I want to make a turn to 'choice' as an organizing construct for birth practices, but two realities get in the way, one systems-related (the fact that medicine wants and will create a standard of care) and one individual (the fact that many or most women fear birth and want it simply 'handled').

    I go back and forth on physiology as an organizing principle because of the problem of pain. I believe that some forms of pain relief are physiologically non-optimal, but that we have no right to deny them to women and maybe even are making a mistake in advocating for less pharmacological pain relief in childbirth - this from a feminist, rights-based perspective.

    This comment is a mishmash of jumbled thoughts and I hope you will forgive and overlook that. -also, based on a huge assumption about what it is Odent had to say! Maybe I should have just said I'm very curious to hear more and left it at that. :D

  2. Hmm...well, I think if a woman is asking for food and drink, though, it'd be a good idea to let her have them. It's not so much about forcing food in her (though I think it's a good idea she not be dehydrated) as letting her have the choice. As it is with everything, really.

  3. I know, Valerie.. it totally seems that way, I'm right there with ya. But women are coached and encouraged to drink food and water by many providers, husbands and doulas are sometimes instructed to offer it continuously and asserting one's right to them in unlimited quantities is often stressed as an important part of the birth plan which creates the impression that they are necessary and helpful. We have a very strong culture around having food and drink in labor (at least within the natural childbirth movement) even though hospitals generally don't allow it. So yes - I'm all for letting women have what they ask for - but I also think we have to see the issue in the broader context. If we're operating on a fundamentally erroneous assumption (that it is necessary or even beneficial to have food and water during labor routinely) then laboring women are operating under that assumption as well. (Just as when our broader cultural assumption is that women can't give birth without drugs and/or surgery and women then request those things we may want to look at the soup of influences and beliefs that created that request rather than just seeing it in terms of honoring individual women's power of choice by giving them the drugs and surgery. On the individual level, yes. But on a level of changing the larger culture of care providers, let's look further out.) I note that Michel Odent is a lonely stander on this question - the overwhelming majority doesn't take his position - but the argument he made was compelling enough that I really took pause and wondered if we are really off base in this area. I'm sorry, I don't mean to be cryptic about the details - I just want to give it some semblence of justice and haven't found the time.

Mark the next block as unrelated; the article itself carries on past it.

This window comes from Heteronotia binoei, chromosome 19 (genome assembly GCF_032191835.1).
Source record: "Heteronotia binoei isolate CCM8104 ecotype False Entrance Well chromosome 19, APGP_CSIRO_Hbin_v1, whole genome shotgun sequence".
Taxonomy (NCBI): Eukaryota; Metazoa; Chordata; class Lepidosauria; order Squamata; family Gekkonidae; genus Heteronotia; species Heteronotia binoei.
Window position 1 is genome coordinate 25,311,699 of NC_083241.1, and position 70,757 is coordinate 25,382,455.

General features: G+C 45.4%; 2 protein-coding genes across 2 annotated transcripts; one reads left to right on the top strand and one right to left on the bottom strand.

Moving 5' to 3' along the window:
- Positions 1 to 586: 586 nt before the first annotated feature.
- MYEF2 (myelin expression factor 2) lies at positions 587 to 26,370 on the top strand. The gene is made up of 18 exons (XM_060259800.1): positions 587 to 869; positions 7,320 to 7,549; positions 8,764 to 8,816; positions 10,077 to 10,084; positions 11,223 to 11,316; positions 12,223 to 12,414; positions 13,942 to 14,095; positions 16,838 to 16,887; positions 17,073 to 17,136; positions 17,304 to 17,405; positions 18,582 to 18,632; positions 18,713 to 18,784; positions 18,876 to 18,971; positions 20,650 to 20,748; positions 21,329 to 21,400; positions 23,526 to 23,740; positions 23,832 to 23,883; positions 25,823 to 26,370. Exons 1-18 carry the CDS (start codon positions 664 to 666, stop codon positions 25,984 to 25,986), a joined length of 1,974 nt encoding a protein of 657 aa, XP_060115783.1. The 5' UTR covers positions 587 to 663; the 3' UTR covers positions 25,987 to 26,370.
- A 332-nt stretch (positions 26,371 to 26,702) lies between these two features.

I also adored your comment, JMT, and even drafted a long comment in response but somehow it degenerated into a long and winding road including me telling parts of my latest birth story (the first time I've found any words for it at all, which is progress I guess) but was too overwhelming for a comment. So thanks so much for reading, thinking and commenting - I really appreciated your thoughtful points - and I will do my best to deliver on the "more to come" in the near future.